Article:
Letters

West Papua is still suffering

Ed,
I was disappointed that not more people in the Clarence Valley were interested to find out more about the genocide that has been continuing just off our shore for over 50 years (at the screening of ‘Road to Home’ at the Yamba Cinema last Friday).
Becoming aware of an issue involving Indonesia does not mean you have to find a different holiday destination. By spreading awareness we could help end the daily killing, torture and displacement of these beautiful tribal people.
Rex Rumakeik, who travelled a long way to speak at the Q&A, was a leader of the guerrillas against the Indonesian occupation in the 1970s and a founder of the original liberation movement. He is a humble 70-year-old man now, who, against his doctor’s advice, travels around the world advocating for the freedom of his people.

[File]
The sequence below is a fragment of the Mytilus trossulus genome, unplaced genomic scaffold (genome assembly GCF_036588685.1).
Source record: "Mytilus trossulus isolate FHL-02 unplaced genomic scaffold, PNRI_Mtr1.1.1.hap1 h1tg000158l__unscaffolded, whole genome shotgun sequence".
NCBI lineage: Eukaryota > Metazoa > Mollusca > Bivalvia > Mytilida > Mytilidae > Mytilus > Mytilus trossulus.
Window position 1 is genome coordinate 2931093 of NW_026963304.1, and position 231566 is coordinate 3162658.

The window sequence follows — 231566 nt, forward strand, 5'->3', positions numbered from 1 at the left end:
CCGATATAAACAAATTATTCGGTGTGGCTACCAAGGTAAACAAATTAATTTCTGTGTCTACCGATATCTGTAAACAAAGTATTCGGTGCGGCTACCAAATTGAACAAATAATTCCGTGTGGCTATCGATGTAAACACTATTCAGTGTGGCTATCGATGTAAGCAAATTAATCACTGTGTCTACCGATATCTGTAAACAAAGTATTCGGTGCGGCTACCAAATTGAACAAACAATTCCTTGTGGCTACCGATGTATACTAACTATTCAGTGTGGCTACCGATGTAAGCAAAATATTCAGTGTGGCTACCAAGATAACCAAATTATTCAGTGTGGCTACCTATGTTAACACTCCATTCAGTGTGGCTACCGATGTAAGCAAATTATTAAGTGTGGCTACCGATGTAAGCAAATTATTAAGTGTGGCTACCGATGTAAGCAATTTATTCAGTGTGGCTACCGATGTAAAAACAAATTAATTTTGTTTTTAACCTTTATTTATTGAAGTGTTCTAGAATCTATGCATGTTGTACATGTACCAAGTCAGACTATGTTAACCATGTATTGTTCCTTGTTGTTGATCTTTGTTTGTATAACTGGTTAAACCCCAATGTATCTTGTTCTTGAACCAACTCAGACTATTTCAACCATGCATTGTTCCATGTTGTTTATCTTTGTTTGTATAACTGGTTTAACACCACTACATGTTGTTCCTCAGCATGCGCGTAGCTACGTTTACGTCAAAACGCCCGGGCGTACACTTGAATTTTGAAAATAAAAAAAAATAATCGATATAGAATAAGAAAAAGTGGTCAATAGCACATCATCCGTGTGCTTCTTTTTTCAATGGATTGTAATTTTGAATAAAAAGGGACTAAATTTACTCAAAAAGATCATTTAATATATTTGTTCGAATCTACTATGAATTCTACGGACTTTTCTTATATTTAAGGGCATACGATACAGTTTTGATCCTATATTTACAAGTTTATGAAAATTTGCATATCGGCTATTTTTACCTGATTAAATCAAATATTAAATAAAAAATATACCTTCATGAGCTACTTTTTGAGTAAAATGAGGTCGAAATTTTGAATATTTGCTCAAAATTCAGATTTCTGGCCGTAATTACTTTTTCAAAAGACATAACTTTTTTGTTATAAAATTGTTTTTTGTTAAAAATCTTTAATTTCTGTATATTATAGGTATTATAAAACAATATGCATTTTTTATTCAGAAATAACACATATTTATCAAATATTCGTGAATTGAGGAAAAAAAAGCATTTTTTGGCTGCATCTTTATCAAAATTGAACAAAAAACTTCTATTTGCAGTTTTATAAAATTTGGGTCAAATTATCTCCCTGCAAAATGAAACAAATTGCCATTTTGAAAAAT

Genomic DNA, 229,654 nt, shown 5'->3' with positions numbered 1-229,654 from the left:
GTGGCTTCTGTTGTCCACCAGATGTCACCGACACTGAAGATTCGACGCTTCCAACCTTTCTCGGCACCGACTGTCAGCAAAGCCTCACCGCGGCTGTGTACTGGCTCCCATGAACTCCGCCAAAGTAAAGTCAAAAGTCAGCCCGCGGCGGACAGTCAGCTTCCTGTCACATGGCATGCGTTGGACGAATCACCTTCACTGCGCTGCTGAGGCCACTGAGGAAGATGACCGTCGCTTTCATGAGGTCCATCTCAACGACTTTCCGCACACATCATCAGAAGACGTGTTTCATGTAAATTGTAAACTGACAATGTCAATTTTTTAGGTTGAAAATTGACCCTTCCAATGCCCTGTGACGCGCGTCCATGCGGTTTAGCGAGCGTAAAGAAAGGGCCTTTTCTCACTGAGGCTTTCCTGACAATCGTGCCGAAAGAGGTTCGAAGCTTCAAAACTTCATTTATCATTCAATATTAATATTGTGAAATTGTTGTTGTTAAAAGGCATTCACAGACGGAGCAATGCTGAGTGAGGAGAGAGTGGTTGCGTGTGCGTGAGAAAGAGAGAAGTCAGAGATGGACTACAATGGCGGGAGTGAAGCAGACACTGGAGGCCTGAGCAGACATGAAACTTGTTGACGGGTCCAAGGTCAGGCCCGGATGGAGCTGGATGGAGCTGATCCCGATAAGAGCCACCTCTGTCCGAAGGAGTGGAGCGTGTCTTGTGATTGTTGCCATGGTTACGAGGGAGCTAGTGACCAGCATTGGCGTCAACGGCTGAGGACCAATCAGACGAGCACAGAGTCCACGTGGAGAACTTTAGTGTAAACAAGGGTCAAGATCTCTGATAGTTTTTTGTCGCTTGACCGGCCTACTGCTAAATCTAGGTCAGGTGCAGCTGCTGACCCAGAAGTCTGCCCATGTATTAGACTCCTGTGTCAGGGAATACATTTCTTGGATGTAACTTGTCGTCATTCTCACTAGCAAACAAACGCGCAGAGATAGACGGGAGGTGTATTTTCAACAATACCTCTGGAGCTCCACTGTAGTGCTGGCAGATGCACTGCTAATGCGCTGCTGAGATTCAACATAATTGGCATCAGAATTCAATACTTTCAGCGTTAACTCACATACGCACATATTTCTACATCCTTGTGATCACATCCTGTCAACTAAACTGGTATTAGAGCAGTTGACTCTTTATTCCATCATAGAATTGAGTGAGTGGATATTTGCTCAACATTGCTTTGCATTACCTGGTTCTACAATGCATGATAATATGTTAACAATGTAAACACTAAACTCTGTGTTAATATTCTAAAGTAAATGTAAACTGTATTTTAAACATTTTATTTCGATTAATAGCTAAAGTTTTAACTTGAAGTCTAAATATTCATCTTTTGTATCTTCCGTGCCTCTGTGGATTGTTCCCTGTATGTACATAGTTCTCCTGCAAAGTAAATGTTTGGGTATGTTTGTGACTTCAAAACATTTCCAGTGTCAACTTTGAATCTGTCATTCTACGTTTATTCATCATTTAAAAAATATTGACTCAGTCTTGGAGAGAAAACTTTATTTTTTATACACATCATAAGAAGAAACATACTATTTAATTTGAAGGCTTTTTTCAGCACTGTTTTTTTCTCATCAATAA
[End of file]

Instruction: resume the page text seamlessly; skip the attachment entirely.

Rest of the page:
Rex orginates from Biak Island where in 1998 Indonesian military and police coordinated a horrifying massacre. Victims were shot or raped, mutilated and their bodies dumped into the sea.
This should have been enough for the UN to act on, as they did in east Timor after the massacre in Dili.
West Papua is still suffering under this brutal regime.
Emma Capp, Yamba

 

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